In March 2011, the Government established an Independent Review of Health and Safety legislation to make proposals for simplifying the existing raft of health and safety legislation. This review was chaired by leading risk management specialist Professor Rainier Löfstedt. The report was published in November 2011.

Professor Löfstedt made recommendations aimed at reducing the burden of unnecessary regulation on businesses while maintaining Britain’s health and safety performance. The Government has accepted his recommendations that include:

  • Exempting from health and safety law those self-employed whose work activities pose no potential risk of harm to others.
  • That HSE should review all its Approved Codes of Practice. The initial phase of the review should be completed by June 2012 so businesses have certainty about what is planned and when changes can be anticipated.
  • That HSE undertakes a programme of sector-specific consolidations to be completed by April 2015.
  • That legislation is changed to give HSE the authority to direct all local authority health and safety inspection and enforcement activity, in order to ensure that it is consistent and targeted towards the most risky workplaces.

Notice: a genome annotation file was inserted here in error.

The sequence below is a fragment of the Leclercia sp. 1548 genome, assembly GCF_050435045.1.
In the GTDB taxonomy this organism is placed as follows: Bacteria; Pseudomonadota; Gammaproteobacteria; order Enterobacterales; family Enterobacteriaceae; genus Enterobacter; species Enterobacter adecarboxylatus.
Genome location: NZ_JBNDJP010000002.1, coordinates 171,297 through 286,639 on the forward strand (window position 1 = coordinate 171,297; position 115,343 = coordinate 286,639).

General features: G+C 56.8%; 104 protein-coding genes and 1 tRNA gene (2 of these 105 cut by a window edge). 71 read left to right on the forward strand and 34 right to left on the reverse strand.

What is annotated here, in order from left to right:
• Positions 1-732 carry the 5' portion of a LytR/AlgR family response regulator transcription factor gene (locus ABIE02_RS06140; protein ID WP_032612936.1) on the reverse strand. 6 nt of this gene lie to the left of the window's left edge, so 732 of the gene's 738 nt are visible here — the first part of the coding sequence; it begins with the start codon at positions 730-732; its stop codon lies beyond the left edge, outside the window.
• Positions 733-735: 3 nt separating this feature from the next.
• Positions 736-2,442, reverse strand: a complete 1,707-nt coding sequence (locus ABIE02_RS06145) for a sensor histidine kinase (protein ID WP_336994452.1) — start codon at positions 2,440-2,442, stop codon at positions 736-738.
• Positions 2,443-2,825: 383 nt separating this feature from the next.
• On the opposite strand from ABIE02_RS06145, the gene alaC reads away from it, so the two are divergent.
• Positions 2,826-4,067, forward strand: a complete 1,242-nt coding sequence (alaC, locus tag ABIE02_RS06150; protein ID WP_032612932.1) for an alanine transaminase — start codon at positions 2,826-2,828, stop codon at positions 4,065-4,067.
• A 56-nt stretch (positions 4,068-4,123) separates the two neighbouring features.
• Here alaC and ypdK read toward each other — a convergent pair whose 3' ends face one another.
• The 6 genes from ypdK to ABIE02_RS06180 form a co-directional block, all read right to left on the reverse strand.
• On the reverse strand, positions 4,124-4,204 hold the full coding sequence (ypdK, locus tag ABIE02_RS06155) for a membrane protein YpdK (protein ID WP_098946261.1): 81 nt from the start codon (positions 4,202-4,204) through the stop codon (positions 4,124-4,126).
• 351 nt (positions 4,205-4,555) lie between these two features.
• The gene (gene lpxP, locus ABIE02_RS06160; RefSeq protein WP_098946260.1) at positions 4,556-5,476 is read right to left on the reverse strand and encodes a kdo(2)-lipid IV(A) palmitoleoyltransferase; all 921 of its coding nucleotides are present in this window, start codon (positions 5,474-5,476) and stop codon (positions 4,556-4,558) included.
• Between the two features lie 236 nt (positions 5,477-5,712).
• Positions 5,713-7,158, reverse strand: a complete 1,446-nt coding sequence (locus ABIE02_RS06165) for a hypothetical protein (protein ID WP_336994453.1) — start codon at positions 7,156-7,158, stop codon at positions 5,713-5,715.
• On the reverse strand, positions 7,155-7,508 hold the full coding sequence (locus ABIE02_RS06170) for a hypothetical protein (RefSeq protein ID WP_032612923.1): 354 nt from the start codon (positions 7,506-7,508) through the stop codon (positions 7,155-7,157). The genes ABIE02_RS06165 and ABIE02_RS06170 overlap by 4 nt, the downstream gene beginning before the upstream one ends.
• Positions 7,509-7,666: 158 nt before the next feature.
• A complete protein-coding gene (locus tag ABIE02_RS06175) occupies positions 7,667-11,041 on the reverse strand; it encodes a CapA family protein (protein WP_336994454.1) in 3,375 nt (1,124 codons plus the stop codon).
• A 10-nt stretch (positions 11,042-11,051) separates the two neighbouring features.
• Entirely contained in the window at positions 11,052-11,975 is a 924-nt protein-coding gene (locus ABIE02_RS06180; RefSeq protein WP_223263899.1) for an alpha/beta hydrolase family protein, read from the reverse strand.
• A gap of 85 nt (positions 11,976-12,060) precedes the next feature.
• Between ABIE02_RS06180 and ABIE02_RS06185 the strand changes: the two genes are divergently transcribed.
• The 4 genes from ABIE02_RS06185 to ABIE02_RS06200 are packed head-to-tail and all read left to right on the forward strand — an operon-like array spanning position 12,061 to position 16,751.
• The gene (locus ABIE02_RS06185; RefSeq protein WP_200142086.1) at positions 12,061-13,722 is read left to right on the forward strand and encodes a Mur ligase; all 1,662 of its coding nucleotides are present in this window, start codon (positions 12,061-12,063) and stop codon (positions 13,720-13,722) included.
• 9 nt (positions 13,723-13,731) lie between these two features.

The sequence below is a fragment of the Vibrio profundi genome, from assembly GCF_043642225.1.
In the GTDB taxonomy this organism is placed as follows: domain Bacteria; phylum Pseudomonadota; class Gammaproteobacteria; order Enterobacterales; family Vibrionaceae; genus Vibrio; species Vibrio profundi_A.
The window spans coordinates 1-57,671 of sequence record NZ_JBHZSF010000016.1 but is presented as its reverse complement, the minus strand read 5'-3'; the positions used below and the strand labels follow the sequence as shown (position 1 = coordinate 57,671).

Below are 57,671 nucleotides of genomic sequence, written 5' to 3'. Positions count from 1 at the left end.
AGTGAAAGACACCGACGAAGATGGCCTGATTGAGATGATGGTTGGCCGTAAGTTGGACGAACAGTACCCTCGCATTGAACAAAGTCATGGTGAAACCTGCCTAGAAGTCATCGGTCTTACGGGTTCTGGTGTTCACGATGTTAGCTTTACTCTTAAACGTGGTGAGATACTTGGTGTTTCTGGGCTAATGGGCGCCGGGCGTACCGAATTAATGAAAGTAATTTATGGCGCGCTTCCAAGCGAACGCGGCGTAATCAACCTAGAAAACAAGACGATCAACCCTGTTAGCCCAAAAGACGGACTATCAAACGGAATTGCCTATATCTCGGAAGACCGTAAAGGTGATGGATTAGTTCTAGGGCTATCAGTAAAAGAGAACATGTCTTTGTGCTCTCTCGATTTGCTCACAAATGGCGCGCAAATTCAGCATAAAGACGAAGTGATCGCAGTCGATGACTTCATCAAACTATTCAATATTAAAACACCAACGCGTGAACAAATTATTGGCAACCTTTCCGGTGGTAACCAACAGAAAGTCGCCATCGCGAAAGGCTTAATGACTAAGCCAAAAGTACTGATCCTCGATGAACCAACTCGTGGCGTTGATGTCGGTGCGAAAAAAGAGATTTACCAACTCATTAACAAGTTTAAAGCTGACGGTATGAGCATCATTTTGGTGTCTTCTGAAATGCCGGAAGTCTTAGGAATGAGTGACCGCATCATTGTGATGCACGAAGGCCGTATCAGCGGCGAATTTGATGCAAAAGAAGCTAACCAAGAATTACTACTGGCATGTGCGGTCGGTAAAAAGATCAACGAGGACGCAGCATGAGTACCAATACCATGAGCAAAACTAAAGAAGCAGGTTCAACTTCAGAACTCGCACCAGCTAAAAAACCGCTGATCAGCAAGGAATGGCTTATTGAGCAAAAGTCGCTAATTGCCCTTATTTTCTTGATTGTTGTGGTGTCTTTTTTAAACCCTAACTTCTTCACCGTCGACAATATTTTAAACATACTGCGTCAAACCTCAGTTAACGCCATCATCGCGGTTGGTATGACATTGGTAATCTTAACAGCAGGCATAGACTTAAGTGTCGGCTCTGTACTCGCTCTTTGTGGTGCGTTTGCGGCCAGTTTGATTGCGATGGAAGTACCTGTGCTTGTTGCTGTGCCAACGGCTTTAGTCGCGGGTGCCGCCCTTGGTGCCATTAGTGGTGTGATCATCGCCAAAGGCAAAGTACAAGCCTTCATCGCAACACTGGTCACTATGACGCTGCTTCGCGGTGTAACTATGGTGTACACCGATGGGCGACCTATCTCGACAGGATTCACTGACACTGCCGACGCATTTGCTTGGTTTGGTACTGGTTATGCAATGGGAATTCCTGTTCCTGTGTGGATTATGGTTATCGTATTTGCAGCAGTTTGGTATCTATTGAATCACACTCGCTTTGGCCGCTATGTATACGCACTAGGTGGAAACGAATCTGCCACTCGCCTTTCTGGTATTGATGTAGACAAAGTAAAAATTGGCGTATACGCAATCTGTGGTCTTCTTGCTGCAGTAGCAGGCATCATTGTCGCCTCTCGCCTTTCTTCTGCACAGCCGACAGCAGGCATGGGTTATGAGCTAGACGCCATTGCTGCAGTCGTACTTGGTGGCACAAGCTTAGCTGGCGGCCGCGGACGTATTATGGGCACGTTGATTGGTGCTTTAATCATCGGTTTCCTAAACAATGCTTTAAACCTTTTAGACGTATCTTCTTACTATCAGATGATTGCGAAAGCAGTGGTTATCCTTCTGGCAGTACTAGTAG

Professor Löfstedt concluded that the general sweep of requirements set out in health and safety regulation are broadly fit for purpose but there are a few that offer little benefit to health and safety and which the Government should remove, revise or clarify, in particular the duties for self-employed people whose work activities pose no potential risk of harm to others.

He believes that the much bigger problem is that regulatory requirements are misunderstood and applied inappropriately. He has recommended a streamlining of regulation through consolidation and re-directing enforcement activity towards businesses where there is the greatest risk of injury or ill-health.

The HSE has welcomed the reforms and have stated that they will meet the timetable set by the Government for implementing those recommendations for which they are responsible. The industry waits to see what difference any reforms will, in reality, make to both enforcement and cases of litigation.

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